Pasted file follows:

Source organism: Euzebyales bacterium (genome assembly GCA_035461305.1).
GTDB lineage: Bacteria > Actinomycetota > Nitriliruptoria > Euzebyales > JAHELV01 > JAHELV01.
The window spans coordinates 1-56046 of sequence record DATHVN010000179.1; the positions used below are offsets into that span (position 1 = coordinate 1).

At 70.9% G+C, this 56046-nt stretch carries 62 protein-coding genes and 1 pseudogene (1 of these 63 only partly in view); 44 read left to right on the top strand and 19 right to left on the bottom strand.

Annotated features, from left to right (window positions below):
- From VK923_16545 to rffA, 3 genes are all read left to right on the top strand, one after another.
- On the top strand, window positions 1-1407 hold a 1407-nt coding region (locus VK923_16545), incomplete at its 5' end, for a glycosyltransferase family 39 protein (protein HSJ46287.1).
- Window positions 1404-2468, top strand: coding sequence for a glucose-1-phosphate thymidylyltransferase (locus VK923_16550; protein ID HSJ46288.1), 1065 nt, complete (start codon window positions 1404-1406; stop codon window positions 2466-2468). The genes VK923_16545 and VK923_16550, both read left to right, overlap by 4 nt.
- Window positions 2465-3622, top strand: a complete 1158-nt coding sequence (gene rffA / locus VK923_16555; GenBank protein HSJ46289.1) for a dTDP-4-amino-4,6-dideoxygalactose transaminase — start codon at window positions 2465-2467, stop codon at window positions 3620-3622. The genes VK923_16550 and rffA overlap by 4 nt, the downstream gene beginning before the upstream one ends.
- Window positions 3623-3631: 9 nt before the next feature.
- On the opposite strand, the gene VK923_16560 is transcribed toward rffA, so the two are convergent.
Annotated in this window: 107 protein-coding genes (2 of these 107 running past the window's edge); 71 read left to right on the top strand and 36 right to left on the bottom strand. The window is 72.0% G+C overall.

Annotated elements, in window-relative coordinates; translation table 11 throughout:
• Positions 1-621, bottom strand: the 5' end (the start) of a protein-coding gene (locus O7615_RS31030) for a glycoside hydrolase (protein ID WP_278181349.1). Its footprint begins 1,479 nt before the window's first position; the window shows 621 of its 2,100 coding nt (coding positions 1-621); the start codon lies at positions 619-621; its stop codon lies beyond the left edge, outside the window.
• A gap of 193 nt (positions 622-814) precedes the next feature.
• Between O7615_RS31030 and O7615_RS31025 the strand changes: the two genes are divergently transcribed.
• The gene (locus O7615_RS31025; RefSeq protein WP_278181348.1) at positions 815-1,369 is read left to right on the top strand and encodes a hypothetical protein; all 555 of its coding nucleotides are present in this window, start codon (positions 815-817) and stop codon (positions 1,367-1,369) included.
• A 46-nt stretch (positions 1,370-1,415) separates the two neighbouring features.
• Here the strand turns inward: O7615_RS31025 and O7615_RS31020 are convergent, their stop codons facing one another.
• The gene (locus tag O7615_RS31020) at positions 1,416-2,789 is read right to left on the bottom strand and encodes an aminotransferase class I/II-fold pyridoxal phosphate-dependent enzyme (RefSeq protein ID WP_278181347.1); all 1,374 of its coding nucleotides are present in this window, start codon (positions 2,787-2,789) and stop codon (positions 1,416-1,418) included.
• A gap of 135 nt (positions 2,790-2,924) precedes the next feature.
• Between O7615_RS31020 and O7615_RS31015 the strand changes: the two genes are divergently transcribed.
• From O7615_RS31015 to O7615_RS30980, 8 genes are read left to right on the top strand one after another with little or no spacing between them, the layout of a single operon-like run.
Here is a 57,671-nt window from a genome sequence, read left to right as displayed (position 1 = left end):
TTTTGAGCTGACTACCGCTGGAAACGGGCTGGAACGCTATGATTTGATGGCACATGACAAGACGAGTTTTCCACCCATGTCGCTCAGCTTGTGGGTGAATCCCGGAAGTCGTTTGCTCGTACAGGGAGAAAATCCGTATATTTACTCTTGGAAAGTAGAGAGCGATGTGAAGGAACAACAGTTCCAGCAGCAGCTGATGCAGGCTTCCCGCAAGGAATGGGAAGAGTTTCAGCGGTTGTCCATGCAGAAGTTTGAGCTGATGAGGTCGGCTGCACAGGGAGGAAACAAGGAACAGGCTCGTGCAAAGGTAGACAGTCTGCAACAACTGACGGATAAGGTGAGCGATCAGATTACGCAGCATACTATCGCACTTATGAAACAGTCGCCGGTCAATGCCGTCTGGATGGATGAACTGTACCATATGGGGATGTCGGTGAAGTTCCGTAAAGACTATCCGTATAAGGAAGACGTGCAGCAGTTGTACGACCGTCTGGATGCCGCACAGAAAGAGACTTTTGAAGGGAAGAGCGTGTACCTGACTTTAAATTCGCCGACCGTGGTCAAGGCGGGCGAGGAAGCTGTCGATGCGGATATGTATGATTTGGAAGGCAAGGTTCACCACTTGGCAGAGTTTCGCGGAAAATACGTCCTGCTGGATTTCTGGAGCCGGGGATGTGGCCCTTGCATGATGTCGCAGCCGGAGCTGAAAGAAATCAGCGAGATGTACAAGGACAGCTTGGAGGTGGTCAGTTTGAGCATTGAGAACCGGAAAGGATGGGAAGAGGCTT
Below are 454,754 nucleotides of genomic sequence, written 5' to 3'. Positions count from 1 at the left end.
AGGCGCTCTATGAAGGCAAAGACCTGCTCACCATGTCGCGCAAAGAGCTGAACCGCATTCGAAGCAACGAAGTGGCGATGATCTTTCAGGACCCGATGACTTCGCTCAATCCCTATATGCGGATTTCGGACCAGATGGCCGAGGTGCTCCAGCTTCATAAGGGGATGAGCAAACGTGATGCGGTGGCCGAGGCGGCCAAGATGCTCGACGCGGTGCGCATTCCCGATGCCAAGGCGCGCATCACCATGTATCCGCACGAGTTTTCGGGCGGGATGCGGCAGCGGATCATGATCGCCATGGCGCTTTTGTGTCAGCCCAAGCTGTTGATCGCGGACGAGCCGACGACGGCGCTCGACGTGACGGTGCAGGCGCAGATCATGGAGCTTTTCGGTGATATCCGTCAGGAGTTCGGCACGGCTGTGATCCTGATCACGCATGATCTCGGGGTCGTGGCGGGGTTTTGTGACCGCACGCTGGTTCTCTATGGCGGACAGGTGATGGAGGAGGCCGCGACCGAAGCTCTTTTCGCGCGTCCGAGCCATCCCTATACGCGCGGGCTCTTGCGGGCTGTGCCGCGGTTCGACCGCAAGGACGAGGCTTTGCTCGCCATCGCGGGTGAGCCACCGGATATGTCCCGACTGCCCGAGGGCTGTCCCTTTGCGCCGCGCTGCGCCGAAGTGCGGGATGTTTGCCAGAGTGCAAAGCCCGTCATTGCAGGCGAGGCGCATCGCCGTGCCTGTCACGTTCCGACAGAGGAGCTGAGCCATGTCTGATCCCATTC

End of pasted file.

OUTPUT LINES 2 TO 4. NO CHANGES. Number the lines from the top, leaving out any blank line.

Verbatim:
GTDB lineage: Bacteria > Actinomycetota > Nitriliruptoria > Euzebyales > JAHELV01 > JAHELV01.
The window spans coordinates 1-56046 of sequence record DATHVN010000179.1; the positions used below are offsets into that span (position 1 = coordinate 1).

At 70.9% G+C, this 56046-nt stretch carries 62 protein-coding genes and 1 pseudogene (1 of these 63 only partly in view); 44 read left to right on the top strand and 19 right to left on the bottom strand.